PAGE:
Edison & Leo Neil Burns

Edison & Leo Neil Burns
The villain of Neil Burn’s stop-motion fantasy Edison & Leo is an inventor named George T. Edison. Yes, George T. Edison. The fact that he is credited with inventing the light bulb and the motion picture camera suggests some similarities with a certain Thomas A. Edison, although the fact that he has a son named Faraday confuses matters even more.

Whoever he is, he sure is evil. In the opening scenes, while seeking the knowledge of the mystical rituals of an Aboriginal tribe to heal his dying wife, Edison greedily steals their Book of Life and during the getaway, his wife is electrocuted. His son, Leo, who’s also electrocuted, has been rebuilt as half-man, half-robot, described by Edison as "his greatest invention.” As Leo grows up, he finds that anything he touches (or kisses) gets electrocuted. Meanwhile, Edison’s villainous megalomania increases.

Two questions occurred to me repeatedly as I watched Edison & Leo: who was this movie made for and who could possibly enjoy it? Edison & Leo begins like a kids’ movie but its tone eventually darkens enough to include several sex jokes and some pretty nasty violence (including a beheading).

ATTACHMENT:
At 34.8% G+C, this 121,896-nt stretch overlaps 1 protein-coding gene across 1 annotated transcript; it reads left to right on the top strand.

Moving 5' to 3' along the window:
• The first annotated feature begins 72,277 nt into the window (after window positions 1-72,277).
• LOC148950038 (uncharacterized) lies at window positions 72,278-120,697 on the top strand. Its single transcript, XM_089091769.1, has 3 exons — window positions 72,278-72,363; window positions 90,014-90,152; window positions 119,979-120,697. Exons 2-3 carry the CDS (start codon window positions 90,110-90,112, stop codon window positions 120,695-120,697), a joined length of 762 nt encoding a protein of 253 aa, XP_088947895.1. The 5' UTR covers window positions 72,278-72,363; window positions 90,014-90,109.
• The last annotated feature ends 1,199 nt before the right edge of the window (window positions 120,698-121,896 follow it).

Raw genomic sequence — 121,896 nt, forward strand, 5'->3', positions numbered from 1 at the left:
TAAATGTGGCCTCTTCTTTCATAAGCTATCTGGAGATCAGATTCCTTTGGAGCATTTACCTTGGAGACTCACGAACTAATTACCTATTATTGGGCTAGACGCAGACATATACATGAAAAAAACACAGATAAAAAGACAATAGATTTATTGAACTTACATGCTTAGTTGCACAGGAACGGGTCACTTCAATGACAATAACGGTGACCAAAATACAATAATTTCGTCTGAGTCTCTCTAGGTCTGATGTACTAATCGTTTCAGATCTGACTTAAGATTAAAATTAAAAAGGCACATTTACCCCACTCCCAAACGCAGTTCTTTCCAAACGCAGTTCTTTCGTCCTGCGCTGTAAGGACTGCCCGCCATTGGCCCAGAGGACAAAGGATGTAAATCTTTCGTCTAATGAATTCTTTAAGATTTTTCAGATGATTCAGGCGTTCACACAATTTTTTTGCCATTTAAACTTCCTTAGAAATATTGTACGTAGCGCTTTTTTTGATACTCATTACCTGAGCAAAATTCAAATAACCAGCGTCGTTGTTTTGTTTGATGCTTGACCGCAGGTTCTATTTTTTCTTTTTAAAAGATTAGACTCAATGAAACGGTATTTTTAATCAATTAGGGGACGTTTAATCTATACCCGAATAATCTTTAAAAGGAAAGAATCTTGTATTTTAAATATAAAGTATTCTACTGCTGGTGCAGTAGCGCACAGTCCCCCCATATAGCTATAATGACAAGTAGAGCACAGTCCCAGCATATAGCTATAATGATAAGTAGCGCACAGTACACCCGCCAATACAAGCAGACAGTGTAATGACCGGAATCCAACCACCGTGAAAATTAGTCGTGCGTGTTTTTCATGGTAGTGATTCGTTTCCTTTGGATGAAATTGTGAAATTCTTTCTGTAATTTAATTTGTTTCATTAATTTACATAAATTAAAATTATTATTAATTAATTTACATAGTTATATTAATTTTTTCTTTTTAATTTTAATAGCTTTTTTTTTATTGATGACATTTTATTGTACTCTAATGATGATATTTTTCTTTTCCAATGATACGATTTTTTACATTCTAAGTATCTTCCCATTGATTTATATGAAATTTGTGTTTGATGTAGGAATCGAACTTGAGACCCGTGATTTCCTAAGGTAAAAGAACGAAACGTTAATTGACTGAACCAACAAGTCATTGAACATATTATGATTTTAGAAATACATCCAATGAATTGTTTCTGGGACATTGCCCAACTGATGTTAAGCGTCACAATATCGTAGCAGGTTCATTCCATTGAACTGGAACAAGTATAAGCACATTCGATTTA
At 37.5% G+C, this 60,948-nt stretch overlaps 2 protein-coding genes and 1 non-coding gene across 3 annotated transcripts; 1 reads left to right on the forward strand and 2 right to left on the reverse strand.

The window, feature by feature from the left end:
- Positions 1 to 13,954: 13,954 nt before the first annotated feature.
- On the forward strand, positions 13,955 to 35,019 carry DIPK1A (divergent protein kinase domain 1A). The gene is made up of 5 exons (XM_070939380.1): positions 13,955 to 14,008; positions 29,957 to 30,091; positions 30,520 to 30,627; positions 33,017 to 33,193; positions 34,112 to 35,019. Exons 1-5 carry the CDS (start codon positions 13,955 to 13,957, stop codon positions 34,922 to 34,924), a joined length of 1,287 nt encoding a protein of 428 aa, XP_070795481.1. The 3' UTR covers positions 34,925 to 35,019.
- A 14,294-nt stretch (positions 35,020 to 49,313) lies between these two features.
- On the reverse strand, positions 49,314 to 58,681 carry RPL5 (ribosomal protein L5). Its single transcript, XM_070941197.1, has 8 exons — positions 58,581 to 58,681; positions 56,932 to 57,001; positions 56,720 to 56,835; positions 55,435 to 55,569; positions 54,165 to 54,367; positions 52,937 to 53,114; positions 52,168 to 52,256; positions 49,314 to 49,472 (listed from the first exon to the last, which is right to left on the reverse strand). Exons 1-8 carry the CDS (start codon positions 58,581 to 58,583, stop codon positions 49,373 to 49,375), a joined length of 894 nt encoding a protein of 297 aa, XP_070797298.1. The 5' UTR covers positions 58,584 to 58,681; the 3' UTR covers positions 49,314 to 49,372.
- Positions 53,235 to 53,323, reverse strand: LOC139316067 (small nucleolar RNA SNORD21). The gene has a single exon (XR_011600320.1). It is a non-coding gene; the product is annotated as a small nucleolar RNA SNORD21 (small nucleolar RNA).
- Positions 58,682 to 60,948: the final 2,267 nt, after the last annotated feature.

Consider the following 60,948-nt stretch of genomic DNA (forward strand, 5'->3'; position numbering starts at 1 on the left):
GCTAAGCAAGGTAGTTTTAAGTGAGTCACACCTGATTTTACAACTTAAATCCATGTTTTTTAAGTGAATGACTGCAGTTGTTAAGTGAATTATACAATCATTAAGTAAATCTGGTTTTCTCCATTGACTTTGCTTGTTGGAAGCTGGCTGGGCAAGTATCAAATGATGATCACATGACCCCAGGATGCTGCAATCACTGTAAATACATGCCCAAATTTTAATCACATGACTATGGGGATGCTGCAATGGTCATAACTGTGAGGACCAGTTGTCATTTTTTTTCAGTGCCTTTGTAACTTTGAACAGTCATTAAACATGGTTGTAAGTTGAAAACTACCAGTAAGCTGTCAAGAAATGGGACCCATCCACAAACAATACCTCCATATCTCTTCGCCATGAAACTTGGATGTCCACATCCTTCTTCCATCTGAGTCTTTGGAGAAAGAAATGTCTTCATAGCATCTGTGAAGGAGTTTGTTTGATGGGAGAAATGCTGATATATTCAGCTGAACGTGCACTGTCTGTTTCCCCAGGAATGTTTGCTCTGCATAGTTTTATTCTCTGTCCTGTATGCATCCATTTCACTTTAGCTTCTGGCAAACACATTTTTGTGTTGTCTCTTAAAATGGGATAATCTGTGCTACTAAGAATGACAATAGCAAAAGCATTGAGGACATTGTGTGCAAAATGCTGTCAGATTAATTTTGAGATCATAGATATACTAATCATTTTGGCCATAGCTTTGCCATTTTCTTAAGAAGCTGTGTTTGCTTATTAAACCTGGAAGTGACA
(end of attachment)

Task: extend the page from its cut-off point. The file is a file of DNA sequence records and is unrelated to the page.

Despite the adult content, the characters embody the same two-dimensional archetypes laid down in the "gospel according to Disney,” and the voice actors (including Powers Boothe and Carly Pope) recite their dialogue in patronizing tones, as if reading a storybook aloud to a particularly slow-witted child.

The herky-jerky stop motion is fun for about five minutes but the characters are given so many annoying mannerisms (aggressive hand-gesturing, eyebrow-raising, etc.) that even it becomes wearying. Edison & Leo doesn’t work as a family film, it doesn’t work as an engrossing fantasy and it doesn’t work as irony. (TVA)